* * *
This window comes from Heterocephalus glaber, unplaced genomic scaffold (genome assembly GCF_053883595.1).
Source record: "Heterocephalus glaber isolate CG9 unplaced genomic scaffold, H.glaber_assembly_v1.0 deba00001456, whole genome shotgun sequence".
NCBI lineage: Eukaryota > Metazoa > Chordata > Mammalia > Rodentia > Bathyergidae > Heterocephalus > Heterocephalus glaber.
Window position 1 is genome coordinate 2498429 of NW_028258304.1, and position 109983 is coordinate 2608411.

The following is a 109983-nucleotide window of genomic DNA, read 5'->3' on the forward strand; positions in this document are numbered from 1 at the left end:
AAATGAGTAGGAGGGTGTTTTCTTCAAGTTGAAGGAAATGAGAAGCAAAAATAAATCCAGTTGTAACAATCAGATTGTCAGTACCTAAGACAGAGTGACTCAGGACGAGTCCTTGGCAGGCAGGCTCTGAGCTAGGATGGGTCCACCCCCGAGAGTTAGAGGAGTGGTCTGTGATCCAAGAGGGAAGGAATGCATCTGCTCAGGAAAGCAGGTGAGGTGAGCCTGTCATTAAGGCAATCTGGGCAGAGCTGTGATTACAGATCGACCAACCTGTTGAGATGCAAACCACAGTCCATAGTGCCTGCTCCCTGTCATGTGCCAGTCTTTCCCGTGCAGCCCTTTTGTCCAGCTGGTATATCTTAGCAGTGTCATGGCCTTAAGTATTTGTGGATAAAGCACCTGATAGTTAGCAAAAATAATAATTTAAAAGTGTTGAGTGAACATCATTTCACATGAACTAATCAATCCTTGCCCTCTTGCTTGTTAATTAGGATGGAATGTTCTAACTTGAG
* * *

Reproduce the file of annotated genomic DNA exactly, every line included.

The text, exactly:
This window comes from Heterocephalus glaber, unplaced genomic scaffold (genome assembly GCF_053883595.1).
Source record: "Heterocephalus glaber isolate CG9 unplaced genomic scaffold, H.glaber_assembly_v1.0 deba00001456, whole genome shotgun sequence".
NCBI lineage: Eukaryota > Metazoa > Chordata > Mammalia > Rodentia > Bathyergidae > Heterocephalus > Heterocephalus glaber.
Window position 1 is genome coordinate 2498429 of NW_028258304.1, and position 109983 is coordinate 2608411.

The following is a 109983-nucleotide window of genomic DNA, read 5'->3' on the forward strand; positions in this document are numbered from 1 at the left end:
AAATGAGTAGGAGGGTGTTTTCTTCAAGTTGAAGGAAATGAGAAGCAAAAATAAATCCAGTTGTAACAATCAGATTGTCAGTACCTAAGACAGAGTGACTCAGGACGAGTCCTTGGCAGGCAGGCTCTGAGCTAGGATGGGTCCACCCCCGAGAGTTAGAGGAGTGGTCTGTGATCCAAGAGGGAAGGAATGCATCTGCTCAGGAAAGCAGGTGAGGTGAGCCTGTCATTAAGGCAATCTGGGCAGAGCTGTGATTACAGATCGACCAACCTGTTGAGATGCAAACCACAGTCCATAGTGCCTGCTCCCTGTCATGTGCCAGTCTTTCCCGTGCAGCCCTTTTGTCCAGCTGGTATATCTTAGCAGTGTCATGGCCTTAAGTATTTGTGGATAAAGCACCTGATAGTTAGCAAAAATAATAATTTAAAAGTGTTGAGTGAACATCATTTCACATGAACTAATCAATCCTTGCCCTCTTGCTTGTTAATTAGGATGGAATGTTCTAACTTGAG